A casual observer of today’s grocery market share figures from Kantar would conclude that the Co-op is struggling - and would offer a simple demonstration of why it is so keen to finalise its £143m takeover of Nisa.
Sales at the Co-op were down 2.5% for the 12 weeks to 8 October, with its market share falling from 6.5% to 6.2%. It was the only one of the top 10 leading grocery retailers to suffer a fall in sales during the period. And with inflation flattering other supermarkets the top line loss looks even worse.
However, it must be pointed out that these figures have been significantly impacted by the loss of the 300 stores it sold to McColl’s last year. With every month that passes another chunk of stores and their sales has migrated to McColl’s. In the process first Aldi and then Lidl have overtaken The Co-op (though to be fair the sales growth of the discounters has also been a factor).
A much better indicator of the group’s performance is the fact that, as per the latest results published last month, the Co-op has enjoyed 14 successive periods of like-for-like food sales growth since the turnaround, started by Richard Pennycook and carried on by Steve Murrells, began bearing fruit.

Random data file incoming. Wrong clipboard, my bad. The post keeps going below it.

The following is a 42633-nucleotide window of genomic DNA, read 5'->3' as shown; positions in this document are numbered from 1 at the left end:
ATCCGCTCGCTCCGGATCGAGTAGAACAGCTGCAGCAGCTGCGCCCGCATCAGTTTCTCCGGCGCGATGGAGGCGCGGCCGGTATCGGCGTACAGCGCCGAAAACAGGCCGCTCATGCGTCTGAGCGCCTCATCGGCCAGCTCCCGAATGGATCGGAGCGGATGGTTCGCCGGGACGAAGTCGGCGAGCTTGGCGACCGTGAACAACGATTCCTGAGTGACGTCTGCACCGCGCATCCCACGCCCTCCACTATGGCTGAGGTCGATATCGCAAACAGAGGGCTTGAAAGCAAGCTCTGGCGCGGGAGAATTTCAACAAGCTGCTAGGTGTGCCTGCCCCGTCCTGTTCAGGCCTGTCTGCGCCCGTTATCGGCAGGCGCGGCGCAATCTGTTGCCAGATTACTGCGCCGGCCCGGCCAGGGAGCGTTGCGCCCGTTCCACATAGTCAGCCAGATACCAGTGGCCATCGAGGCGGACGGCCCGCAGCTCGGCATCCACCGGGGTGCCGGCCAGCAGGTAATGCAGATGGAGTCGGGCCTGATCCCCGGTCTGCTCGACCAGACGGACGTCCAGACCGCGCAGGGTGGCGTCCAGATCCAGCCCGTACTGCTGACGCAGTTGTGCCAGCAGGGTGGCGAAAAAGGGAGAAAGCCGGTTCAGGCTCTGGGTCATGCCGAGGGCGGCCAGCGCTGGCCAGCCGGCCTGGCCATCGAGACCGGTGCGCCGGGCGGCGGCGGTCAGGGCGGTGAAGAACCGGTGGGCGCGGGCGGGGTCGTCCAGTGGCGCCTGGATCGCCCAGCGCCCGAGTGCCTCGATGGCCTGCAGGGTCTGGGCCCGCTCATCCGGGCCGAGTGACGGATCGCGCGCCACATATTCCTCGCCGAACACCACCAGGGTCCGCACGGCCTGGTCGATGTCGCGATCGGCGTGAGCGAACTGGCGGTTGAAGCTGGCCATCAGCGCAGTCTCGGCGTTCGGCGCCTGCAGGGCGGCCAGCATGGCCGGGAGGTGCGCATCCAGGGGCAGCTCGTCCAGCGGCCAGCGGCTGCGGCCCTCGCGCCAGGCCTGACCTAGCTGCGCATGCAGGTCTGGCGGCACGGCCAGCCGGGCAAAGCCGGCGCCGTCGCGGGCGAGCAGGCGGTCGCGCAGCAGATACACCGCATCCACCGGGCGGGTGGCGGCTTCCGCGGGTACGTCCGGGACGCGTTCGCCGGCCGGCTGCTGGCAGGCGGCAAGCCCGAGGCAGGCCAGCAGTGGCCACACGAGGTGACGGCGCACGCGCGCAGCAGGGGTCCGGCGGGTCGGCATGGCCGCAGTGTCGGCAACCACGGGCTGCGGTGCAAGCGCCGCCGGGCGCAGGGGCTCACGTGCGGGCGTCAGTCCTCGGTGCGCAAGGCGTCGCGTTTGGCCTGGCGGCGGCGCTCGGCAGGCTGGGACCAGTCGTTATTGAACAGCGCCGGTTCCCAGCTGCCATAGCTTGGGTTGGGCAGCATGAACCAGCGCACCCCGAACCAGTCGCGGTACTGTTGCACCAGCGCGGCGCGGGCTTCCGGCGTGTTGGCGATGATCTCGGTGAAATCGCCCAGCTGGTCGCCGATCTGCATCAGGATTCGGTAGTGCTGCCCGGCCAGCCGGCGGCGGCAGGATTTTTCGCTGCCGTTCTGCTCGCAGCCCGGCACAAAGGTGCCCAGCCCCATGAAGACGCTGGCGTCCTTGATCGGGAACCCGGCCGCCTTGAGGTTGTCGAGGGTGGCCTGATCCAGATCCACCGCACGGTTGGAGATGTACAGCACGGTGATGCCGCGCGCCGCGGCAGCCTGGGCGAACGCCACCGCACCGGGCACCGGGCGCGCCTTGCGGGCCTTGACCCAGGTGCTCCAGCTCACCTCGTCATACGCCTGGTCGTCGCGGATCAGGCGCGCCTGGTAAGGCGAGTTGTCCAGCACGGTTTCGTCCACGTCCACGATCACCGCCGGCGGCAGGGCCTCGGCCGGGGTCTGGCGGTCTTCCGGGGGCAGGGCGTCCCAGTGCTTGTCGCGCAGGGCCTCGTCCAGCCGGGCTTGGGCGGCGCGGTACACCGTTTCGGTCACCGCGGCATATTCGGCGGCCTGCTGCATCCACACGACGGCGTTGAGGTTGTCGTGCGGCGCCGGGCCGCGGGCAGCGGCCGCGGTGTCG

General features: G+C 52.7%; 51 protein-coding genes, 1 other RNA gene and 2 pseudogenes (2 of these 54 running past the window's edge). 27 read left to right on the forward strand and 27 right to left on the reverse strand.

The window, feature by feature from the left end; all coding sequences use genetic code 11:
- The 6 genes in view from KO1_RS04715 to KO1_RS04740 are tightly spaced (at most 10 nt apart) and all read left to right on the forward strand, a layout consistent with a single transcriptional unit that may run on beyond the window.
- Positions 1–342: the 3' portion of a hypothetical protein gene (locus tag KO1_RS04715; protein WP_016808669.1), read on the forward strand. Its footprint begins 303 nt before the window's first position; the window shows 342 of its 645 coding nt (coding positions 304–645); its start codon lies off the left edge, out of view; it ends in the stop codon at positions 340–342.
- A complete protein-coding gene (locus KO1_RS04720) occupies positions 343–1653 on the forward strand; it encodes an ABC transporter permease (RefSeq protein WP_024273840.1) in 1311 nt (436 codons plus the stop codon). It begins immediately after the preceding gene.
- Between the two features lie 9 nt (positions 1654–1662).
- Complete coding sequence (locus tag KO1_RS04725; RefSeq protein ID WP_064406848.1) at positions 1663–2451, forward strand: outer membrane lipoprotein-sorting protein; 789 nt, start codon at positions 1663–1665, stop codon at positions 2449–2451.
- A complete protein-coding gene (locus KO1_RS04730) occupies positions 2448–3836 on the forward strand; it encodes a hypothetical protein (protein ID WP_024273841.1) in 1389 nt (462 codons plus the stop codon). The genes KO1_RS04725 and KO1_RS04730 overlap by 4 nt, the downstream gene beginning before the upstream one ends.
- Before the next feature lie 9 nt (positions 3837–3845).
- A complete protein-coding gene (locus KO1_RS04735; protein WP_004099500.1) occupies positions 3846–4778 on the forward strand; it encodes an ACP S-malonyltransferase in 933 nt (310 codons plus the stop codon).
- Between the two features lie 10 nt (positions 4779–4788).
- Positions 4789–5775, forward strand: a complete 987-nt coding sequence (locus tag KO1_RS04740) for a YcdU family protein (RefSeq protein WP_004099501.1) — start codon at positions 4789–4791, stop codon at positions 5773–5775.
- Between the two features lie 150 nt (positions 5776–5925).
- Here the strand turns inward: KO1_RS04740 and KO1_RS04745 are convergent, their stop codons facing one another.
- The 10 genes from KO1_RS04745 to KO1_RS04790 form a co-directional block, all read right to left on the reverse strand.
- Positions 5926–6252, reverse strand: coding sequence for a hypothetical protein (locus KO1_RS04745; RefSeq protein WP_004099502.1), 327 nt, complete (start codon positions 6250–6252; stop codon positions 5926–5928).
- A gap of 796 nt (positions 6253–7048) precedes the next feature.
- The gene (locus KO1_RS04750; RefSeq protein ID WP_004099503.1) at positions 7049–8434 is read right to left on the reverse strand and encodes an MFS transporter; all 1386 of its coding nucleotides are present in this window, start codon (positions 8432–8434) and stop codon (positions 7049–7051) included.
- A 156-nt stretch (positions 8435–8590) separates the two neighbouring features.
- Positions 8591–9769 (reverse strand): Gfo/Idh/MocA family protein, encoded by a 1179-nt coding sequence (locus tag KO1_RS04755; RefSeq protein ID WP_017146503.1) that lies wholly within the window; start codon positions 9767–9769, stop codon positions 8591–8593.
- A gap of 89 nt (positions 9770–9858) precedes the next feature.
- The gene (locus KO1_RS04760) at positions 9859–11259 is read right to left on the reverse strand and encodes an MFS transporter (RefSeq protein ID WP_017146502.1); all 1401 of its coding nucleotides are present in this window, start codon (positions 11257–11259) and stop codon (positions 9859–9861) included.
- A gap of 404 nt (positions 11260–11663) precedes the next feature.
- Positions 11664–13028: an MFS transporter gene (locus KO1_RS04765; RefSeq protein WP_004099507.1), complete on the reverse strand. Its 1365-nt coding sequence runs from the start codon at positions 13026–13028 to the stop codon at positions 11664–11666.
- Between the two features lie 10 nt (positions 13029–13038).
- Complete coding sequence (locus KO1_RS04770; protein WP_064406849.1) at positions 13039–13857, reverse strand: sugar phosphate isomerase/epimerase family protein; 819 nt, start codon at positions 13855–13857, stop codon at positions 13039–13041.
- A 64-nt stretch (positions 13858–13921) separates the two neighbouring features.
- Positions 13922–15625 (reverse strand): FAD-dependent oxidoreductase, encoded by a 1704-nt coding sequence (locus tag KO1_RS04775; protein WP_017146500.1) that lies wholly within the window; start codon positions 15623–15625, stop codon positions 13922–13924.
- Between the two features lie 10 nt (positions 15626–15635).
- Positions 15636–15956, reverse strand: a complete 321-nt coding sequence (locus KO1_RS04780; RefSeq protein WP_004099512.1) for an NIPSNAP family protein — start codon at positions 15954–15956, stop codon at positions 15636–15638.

Where the Kantar figures are relevant, however, is that they highlight the Co-op’s need to grow scale. Aldi is racing away from it terms of market share, up from 6.2% to 6.8%, while Lidl has jumped from 4.6% to 5.2% compared with a year ago.
CEO Murrells is keenly aware of the need to boost its buying power so it can keep a lid on inflation and remain competitive in the face of the growing influence of the discounters on the convenience sector. And it needs to keep growing to convince suppliers it is still a big hitter.
The Nisa deal would therefore make a lot of sense for the Co-op. Like Morrisons, it already has wholesaling credentials through its group buying arrangement with the UK’s other, smaller co-operative societies, albeit that it has never developed a symbol /franchise offer before.
In the process it can leverage not only its range through new outlets but also its distribution network, creating new efficiencies.
But there are still big question marks hanging over the deal. The key one, of course, is whether Nisa members think it makes sense for them. And they are a suspicious bunch so a deal is far from done whatever the Co-op thinks. And the CMA may also have something to say about the deal too.